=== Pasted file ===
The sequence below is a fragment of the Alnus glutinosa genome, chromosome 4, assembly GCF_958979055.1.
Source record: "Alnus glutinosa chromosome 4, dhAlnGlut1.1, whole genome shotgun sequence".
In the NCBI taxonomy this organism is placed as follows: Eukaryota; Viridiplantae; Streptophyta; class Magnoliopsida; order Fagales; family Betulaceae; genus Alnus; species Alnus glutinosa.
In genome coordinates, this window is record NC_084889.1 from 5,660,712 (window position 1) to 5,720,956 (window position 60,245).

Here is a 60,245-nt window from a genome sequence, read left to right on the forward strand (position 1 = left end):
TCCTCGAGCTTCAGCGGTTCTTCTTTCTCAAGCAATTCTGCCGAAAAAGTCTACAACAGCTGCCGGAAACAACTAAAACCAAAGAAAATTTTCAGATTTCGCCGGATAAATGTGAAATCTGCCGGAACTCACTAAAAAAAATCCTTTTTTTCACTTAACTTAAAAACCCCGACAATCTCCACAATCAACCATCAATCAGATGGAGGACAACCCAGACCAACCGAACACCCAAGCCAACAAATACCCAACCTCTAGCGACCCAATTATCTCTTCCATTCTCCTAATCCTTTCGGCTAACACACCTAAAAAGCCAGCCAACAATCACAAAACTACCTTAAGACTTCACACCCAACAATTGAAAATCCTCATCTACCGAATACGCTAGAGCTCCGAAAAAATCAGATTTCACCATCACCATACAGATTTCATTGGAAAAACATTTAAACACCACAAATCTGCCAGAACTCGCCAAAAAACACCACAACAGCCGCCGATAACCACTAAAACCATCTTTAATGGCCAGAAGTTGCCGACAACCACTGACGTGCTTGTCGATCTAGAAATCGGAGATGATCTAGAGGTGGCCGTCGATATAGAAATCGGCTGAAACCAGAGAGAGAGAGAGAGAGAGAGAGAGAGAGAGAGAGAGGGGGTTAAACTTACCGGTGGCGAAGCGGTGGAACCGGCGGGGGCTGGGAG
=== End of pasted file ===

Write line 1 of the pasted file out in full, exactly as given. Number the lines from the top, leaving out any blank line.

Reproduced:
The sequence below is a fragment of the Alnus glutinosa genome, chromosome 4, assembly GCF_958979055.1.